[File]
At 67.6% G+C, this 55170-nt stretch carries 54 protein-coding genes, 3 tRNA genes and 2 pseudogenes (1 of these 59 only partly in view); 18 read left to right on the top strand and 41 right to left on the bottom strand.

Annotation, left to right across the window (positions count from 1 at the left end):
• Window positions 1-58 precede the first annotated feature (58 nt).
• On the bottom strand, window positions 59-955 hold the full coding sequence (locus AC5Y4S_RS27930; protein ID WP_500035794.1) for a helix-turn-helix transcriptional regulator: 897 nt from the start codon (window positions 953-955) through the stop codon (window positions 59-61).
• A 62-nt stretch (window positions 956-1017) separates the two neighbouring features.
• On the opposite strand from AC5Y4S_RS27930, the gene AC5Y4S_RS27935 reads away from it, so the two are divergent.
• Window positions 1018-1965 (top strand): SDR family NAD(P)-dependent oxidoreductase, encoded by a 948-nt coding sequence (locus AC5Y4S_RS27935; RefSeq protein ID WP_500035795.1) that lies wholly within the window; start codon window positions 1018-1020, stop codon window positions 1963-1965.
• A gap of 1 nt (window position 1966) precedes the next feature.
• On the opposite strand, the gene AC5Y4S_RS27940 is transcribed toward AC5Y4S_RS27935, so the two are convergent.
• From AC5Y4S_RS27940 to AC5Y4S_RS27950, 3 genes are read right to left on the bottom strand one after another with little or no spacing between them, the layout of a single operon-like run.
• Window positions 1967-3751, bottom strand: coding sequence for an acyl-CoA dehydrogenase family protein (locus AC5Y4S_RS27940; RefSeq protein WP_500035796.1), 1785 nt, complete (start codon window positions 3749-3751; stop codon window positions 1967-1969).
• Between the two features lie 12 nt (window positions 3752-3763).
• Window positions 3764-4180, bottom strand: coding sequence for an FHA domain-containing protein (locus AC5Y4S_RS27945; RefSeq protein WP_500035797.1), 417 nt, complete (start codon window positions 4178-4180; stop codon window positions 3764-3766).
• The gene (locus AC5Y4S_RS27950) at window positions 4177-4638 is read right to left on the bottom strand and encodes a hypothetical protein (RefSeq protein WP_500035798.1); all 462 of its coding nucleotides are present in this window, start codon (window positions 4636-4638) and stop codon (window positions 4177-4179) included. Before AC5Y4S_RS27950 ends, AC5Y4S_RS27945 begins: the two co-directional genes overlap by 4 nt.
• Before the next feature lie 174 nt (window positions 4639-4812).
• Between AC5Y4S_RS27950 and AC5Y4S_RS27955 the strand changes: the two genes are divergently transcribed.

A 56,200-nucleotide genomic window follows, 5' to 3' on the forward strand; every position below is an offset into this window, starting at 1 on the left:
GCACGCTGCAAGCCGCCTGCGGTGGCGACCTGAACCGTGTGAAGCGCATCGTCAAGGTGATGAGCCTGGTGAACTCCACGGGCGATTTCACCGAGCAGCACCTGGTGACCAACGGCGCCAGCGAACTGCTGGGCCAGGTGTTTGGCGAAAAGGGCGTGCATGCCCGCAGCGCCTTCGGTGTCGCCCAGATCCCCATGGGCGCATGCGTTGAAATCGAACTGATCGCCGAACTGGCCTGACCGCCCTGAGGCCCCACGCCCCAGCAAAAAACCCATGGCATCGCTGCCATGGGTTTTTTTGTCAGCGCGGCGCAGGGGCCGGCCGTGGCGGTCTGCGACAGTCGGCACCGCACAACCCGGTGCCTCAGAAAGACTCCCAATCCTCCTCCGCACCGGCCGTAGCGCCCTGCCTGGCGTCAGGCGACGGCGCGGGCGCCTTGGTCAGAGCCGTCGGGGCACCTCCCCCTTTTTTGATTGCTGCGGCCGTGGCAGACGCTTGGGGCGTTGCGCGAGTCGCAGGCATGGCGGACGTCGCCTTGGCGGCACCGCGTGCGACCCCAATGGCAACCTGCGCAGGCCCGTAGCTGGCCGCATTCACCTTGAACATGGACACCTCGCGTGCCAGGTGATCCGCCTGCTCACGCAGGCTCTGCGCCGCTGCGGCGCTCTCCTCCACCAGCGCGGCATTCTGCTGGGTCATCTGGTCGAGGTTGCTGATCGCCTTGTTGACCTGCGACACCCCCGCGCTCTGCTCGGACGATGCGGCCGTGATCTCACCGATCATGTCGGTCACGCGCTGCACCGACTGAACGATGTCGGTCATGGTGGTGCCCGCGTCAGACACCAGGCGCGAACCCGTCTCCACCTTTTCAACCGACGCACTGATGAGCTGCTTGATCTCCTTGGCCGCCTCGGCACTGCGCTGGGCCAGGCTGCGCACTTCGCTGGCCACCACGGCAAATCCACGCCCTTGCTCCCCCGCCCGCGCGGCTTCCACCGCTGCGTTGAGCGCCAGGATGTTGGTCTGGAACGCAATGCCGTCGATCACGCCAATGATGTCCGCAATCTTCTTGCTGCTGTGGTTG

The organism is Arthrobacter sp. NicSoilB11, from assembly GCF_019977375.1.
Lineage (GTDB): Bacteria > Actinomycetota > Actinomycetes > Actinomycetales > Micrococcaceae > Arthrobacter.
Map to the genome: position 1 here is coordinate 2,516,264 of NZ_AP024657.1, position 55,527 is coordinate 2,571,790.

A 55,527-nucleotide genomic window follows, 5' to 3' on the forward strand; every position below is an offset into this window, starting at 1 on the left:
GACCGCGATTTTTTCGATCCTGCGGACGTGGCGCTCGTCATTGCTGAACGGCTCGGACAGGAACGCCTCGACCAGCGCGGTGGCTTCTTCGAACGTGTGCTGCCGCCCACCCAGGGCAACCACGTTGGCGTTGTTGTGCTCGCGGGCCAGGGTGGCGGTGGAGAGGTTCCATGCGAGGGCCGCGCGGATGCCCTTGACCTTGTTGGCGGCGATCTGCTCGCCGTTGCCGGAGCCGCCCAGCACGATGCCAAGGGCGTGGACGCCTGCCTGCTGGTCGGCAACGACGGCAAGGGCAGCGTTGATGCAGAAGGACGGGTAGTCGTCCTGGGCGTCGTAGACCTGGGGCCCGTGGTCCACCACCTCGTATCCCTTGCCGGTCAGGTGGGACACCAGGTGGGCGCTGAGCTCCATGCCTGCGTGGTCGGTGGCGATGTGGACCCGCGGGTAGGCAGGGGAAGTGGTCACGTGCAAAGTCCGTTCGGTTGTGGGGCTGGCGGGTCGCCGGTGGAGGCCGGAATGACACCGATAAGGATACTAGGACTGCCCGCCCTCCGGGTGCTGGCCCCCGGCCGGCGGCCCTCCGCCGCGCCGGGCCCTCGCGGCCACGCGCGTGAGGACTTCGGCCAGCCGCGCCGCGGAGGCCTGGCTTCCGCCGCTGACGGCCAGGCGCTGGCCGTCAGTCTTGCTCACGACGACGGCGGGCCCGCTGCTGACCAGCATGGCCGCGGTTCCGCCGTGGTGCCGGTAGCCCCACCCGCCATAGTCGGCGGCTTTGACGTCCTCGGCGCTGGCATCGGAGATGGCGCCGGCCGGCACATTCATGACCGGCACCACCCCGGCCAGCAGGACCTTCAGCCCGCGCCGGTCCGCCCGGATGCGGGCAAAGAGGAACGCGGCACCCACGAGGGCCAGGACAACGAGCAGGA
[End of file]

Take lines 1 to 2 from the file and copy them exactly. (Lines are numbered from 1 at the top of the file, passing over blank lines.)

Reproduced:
At 67.6% G+C, this 55170-nt stretch carries 54 protein-coding genes, 3 tRNA genes and 2 pseudogenes (1 of these 59 only partly in view); 18 read left to right on the top strand and 41 right to left on the bottom strand.

Annotation, left to right across the window (positions count from 1 at the left end):